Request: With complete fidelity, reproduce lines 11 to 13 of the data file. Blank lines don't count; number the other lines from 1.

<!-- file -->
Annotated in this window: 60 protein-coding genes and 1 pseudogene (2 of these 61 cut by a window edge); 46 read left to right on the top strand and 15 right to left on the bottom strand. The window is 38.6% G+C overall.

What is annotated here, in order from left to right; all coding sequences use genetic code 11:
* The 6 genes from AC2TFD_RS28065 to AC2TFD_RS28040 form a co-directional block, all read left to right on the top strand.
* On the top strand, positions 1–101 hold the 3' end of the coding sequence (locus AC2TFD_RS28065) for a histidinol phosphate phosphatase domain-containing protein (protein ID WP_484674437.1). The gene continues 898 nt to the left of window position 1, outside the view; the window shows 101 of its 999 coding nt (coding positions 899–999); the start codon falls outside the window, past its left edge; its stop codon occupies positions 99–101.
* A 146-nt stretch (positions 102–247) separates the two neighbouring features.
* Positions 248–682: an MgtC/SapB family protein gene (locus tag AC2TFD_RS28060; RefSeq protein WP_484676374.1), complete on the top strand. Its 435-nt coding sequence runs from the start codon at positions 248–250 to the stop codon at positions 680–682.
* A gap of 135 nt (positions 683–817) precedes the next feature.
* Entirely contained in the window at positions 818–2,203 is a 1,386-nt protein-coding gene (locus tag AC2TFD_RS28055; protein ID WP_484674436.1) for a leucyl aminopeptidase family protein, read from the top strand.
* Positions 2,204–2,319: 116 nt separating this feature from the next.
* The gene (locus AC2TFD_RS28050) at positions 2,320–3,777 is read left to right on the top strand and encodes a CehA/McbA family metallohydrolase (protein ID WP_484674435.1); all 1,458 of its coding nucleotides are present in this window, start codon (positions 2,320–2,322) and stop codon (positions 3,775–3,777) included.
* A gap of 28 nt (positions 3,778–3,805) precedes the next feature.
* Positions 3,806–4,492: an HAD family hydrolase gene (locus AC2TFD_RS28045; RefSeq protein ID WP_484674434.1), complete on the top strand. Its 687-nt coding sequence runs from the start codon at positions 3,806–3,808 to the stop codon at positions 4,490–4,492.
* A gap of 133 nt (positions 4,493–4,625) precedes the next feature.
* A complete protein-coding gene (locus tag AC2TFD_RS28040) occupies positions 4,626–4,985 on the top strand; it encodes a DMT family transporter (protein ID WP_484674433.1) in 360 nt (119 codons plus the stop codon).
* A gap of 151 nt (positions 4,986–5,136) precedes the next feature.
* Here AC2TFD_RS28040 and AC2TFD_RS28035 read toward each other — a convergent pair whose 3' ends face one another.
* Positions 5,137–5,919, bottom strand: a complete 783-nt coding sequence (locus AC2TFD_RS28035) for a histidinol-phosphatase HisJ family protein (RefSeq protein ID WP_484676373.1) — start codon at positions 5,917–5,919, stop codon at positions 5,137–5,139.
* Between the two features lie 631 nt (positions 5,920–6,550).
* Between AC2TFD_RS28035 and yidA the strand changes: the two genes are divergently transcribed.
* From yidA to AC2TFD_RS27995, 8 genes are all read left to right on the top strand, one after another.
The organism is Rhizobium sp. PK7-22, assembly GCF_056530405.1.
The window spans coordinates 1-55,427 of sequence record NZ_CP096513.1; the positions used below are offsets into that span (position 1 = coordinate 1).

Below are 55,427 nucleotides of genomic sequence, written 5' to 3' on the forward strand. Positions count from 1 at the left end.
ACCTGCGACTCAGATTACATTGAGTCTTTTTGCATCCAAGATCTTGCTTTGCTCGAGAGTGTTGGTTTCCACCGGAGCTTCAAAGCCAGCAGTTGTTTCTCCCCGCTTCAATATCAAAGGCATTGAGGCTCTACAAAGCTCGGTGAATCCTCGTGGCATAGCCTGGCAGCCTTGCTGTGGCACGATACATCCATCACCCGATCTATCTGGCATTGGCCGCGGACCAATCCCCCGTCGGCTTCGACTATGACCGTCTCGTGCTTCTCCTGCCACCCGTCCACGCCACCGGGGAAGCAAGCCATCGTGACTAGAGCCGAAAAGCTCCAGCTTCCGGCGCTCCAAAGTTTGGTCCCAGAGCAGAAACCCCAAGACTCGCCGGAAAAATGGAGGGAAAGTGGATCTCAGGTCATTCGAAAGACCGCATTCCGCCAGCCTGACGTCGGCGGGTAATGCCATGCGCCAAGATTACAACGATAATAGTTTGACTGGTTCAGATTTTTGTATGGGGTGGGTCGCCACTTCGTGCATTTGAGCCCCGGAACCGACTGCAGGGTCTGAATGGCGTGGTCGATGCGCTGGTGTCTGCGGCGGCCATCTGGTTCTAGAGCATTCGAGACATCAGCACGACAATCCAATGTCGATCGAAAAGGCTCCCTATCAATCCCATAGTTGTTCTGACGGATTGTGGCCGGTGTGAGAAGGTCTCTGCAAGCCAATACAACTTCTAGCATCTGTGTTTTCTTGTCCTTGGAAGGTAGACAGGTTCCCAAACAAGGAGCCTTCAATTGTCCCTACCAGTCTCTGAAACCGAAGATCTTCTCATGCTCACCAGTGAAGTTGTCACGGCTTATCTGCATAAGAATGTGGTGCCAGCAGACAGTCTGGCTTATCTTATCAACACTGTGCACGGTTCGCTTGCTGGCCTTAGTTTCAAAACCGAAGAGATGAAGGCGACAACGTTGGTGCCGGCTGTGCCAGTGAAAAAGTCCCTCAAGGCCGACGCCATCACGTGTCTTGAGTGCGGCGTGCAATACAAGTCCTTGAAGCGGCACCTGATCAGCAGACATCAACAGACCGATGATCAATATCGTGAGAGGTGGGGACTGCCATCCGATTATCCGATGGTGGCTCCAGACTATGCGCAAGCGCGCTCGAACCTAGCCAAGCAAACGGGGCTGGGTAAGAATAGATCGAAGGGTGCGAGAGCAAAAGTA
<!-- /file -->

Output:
* A gap of 28 nt (positions 3,778–3,805) precedes the next feature.
* Positions 3,806–4,492: an HAD family hydrolase gene (locus AC2TFD_RS28045; RefSeq protein ID WP_484674434.1), complete on the top strand. Its 687-nt coding sequence runs from the start codon at positions 3,806–3,808 to the stop codon at positions 4,490–4,492.
* A gap of 133 nt (positions 4,493–4,625) precedes the next feature.